But for Laura, there’s an additional element. Michael was sent on an assignment by his company overseas. His corporation also plays some part in a fatherly role.

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Laura looks at her agenda. Empty.

Her kids are enjoying themselves at school with plenty of activities. Her husband is buzzing with meetings, projects and visits.

She’s at home. Alone.

Here she is, in this new country where she can’t understand a word and her credentials are not recognised.

During all the process, from the moment her husband received the proposal till now, Michael’s company never showed any sign of interest in her.

She feels neglected and ignored. Just like when her dad remained weeks away from home, travelling for his work and not even asking for her.

Luckily, Laura had a big surprise when she arrived in this new country: people are extremely friendly!
They usually smile at her and even random strangers greet her in the street.

That’s such a contrast with her home country where people are so busy, stressed and preoccupied that they often don’t even make eye contact.

She can’t understand the language but this positive attitude from the locals warms her heart. It feels so good.

She’s eager to communicate and has decided to take a language course. She wants to make friends and get more support.

How will this resonate with her real father relationship? This remains to be seen.

Over to you: How did the move change your relationship as a couple? How did the country you moved to, the attitude of locals, and the country’s policies affect you?


Credit music Free Music Archive credit pictures Depositphotos

Reproduction of all or part of this article is permitted provided clear attribution is given to Anne Gillme and linked to Expatriate Connection

Parenting Teenagers Abroad – Two Extra Challenges You’d Happily Do Without

Alison is bewildered.

Josh, her 15 year-old son, has changed dramatically.

While he used to be such a social kid, always a smile on his face and a sparkle in his eyes, he now spends hours alone in his room on his computer.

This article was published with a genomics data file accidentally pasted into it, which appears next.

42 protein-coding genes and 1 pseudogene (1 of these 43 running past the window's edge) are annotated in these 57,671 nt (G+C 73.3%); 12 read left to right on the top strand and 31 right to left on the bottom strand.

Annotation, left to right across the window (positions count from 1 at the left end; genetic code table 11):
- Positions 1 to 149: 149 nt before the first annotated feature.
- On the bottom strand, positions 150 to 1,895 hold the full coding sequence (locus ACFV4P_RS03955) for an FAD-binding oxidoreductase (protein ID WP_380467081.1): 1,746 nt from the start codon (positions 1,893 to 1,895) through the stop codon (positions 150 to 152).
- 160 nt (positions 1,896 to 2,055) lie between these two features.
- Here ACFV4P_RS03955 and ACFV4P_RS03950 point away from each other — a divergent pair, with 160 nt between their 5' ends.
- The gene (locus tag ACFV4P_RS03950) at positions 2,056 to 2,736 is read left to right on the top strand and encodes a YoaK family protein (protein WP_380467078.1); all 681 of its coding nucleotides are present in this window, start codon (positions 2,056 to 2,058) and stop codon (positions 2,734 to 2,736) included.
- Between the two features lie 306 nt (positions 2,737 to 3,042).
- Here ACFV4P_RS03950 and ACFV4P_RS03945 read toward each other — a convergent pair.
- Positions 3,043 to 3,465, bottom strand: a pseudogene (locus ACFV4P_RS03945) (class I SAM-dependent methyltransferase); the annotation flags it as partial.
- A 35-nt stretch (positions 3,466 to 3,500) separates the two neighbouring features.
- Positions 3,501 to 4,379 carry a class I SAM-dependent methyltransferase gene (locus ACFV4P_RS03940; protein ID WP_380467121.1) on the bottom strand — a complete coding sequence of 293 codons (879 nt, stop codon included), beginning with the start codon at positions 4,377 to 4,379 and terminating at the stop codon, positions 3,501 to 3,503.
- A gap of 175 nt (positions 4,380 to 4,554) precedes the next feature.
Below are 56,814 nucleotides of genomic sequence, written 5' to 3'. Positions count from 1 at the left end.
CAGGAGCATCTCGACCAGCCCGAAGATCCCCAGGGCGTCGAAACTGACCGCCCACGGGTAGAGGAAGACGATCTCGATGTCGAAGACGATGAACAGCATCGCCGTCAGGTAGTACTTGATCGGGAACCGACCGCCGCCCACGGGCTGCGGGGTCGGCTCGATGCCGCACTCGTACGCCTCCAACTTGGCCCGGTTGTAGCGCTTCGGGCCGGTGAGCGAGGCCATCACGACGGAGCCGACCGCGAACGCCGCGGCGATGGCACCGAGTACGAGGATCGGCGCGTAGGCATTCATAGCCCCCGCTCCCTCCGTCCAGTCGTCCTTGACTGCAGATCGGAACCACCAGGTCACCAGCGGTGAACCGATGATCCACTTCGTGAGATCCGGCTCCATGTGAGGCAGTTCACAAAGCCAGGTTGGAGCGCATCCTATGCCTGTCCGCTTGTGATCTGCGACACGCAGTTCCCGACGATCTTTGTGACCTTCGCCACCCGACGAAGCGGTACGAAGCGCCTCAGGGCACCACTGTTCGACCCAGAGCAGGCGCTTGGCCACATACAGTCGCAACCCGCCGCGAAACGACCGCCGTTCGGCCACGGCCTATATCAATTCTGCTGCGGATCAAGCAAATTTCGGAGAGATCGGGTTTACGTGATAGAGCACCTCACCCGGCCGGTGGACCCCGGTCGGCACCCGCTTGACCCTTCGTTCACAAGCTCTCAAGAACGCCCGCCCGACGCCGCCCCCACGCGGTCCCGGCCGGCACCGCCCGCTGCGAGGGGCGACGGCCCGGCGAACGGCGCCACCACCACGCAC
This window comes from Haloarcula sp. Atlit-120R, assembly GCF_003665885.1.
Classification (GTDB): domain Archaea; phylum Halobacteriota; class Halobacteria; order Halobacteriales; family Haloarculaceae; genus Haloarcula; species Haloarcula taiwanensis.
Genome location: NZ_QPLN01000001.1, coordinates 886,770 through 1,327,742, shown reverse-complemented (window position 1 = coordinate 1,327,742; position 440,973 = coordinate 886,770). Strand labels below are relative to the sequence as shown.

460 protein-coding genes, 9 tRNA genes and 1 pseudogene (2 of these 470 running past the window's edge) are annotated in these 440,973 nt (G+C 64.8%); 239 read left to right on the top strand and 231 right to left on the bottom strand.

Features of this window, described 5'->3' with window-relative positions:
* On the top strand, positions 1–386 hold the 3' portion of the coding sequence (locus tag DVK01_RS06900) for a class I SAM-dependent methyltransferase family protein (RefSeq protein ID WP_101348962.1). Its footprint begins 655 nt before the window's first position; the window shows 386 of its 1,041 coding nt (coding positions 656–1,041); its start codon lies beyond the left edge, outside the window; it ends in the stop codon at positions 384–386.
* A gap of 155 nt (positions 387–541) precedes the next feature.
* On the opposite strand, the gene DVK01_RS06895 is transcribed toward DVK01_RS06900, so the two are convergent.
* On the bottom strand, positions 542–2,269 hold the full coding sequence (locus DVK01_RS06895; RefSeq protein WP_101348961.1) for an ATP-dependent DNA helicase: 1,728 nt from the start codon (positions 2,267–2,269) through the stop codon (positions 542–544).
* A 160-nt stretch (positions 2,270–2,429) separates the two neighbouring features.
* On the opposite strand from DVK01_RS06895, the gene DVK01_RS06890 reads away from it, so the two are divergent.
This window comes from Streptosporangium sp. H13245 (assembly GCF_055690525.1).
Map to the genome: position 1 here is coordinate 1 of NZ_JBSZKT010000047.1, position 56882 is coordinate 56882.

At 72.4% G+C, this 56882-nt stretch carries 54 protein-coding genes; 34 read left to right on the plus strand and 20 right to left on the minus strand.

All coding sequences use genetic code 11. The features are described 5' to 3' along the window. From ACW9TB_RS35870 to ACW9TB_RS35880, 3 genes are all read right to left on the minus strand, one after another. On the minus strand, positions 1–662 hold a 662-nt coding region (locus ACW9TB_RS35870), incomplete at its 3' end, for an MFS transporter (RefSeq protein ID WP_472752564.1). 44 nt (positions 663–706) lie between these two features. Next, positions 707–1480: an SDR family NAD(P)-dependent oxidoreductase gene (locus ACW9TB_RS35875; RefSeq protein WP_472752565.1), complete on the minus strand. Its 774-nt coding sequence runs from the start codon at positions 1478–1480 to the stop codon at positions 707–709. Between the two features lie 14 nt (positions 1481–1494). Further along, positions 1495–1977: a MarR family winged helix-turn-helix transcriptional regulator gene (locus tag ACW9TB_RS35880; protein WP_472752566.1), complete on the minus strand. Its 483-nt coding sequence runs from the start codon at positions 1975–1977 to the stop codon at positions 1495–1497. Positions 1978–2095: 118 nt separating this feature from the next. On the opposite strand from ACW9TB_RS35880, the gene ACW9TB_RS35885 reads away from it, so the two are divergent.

He hardly talks. There’s no grin on his face anymore. He looks down and avoids eye contact.

It’s been 6 months since the family moved abroad.

At first, Alison didn’t worry too much. She was busy herself with the transition and all the practicalities: finding a new house, getting groceries and securing a place at school for her son. But now that the dust has settled, Alison is concerned.

Why this change in her teenage son?

Is it because Josh is entering the heart of his teenage years that he’s withdrawing? Is it because of the international move and the new school system? Is it the loss of his friends? Or because he’s so angry at his parents for this move against his will?

So many questions and few answers. If only she knew what was to expect! She could at least figure out whether she needed to be more pro-active or just take a step back.

The situation is all the more difficult to tackle because everyone’s role in the family is changing.

Alison left her job and overnight became de facto a stay-at-home mum. Matt, her husband, found himself the only bread-winner with increased responsibility and pressure in a country he didn’t know.

Alison knew it would be hard on Josh.
She hadn’t anticipated it would be so hard on her too.

While each situation is unique, there are common threads playing a key role during adolescence. They impact both children and parents. Let’s have a look at two of them based on the insights coming from psychoanalyst Francoise Dolto who condensed 50 years of experience in a book called ‘Paroles pour adolescents’.

Becoming a parent to a teenager is a little death in itself.

Alison used to have such a good bond with her son. They’d laugh and play together. Often, it was only the two of them because Matt was caught up in meetings or on business trips. When Josh was sick, Alison stayed at his bedside. She would feel so good when he would take her hand to cross the street and confide in her with all his secrets.

Not anymore.

Alison can see how Josh is embarrassed to be seen with her in public.

Compared to the relationship of the parent to a young child, the change is real and confronting.

From an idealized position in your child’s eyes, you fall from a pedestal when they become adolescent. Gradually, you stop being the only point of reference, their privileged focus of attention.

Dolto mentions that adolescence is a difficult period for both parents and children.
She compares it to a ‘second birth happening gradually’.

It means that parents go through a new phase. They’re not dealing with children any more but with young soon-to-be adults. It’s a loss and as such, it needs to be acknowledged and grieved.